What is a dividend?
Here is my guide as to what is a dividend. Your eligibility for receiving them. How they are normally paid out.
Types of dividend
Here are the ways that most companies pay out their dividends. When they decide to give one the their shareholders.
- Cash This is by far the most common way that companies choose to pay out their dividends. It usually takes the form of an electronic transfer or sometimes as a cheque. These dividends are usually classed as form of investment by counties and are subject to tax. For each share of a company that your own, a set amount of money is distributed. For example if you own 100 shares in a company and cash dividend is 50p a share, you will receive a dividend of £50
- Share dividend This type of dividend is where the company pays out with additional shares in the company. When a share dividend is chosen by the company you will usually get a proportion of the shares you own. So for example if you own a 100 shares in a company and the dividend is 5% you will get 5 additional shares in the company. With this type of dividend the stock is usually spit resulting in a drop of the share price.
- Stock dividend distribution This is where shares are distributed by certain partners to other partners. With this type of dividend the shares are not split so there is no drop in the share price.
- Property dividend This is where company assets are given out. This type of dividend is quite rare.
- Interim dividend This dividend are made before a company’s annual meeting (AGM) or financial statements.
Here are the major dates relating to dividends.
- Declaration date. This is the day where the board of directors make public there intention to make a dividend payment. A liability is created in the company books that it now owes money to its shareholders.
- In-dividend date. This date is one trading day before the ex-dividend date. This means that current share holders and people that buy shares on this day will be eligible for a dividend. If you sell your shares on this date you will not receive a dividend. After this day the stock becomes ex-dividend.
- Ex-dividend. This is the day where any buys or sells of shares don’t effect you receiving a dividend. It is usual on ex-dividned days for the company share price to drop by the amount of the dividend that is about to be paid. This is due to the decrease in the company’s assets due to the dividend about to be handed out to shareholders.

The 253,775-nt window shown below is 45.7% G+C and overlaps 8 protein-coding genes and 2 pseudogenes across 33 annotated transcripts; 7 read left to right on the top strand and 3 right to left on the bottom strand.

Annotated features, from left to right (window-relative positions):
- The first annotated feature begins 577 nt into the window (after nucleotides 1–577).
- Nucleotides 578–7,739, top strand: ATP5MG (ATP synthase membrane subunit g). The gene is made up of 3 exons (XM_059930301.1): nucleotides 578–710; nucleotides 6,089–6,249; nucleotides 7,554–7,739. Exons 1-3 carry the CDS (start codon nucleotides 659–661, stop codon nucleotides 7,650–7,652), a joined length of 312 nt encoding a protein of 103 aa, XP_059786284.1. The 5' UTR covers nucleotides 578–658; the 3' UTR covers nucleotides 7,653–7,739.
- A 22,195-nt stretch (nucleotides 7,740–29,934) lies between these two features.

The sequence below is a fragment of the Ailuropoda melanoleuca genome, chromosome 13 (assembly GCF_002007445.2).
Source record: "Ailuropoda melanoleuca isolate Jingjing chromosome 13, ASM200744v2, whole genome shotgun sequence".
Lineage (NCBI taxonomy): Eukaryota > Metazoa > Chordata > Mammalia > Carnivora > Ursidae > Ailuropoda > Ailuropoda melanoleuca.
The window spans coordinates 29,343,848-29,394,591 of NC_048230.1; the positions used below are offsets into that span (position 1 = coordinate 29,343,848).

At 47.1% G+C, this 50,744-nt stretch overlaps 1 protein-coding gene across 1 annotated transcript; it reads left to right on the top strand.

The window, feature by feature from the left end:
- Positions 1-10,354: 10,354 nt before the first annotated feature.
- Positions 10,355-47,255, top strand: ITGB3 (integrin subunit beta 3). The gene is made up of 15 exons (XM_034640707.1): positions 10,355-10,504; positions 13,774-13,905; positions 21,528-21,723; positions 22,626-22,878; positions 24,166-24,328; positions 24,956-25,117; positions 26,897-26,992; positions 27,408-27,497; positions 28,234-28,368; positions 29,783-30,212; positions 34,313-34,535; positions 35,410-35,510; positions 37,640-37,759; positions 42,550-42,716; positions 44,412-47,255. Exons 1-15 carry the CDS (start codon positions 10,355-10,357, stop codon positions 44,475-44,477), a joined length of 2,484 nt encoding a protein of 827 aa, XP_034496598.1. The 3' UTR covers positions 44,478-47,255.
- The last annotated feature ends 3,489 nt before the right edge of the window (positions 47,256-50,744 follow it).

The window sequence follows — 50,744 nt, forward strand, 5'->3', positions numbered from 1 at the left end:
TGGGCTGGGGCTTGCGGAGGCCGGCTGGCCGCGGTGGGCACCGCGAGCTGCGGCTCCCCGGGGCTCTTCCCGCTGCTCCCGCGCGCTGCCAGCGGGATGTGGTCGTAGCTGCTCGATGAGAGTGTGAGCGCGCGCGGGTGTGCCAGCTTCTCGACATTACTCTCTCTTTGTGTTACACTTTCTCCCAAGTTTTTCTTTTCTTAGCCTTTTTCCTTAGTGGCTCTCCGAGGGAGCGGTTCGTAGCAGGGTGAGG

- Book closure date. This is the day that the company temporally close its books to fresh transfers of stock. This is also usually the same day as the record date.
- Record date. All shareholders registered in the company’s record as of this date will be paid the dividend. Any shareholders that are not registers by this date will not receive a dividend. Registration is usually automatic in most countries on any shares traded before the ex-dividend date.
- Payment date. The date at which money is transferred to the shareholders.
Most countries class a dividend as an income of the shareholder. The way this income is dealt with will depend on your country of residence.
Effect on stock price
After a companies passes the ex-dividend day its share price will usually drop.
The traditional way to calculate this share price drop is work out the financial effects from the perspective of the company. As the company has paid out a dividend out of its cash reserves the amount of its equity should decrease by a similar amount. So for example if the dividend was 10p per share, the share price should drop by 10p
This concludes my guide as to what is a dividend. If you think that I have missed something please let me know in the comments below.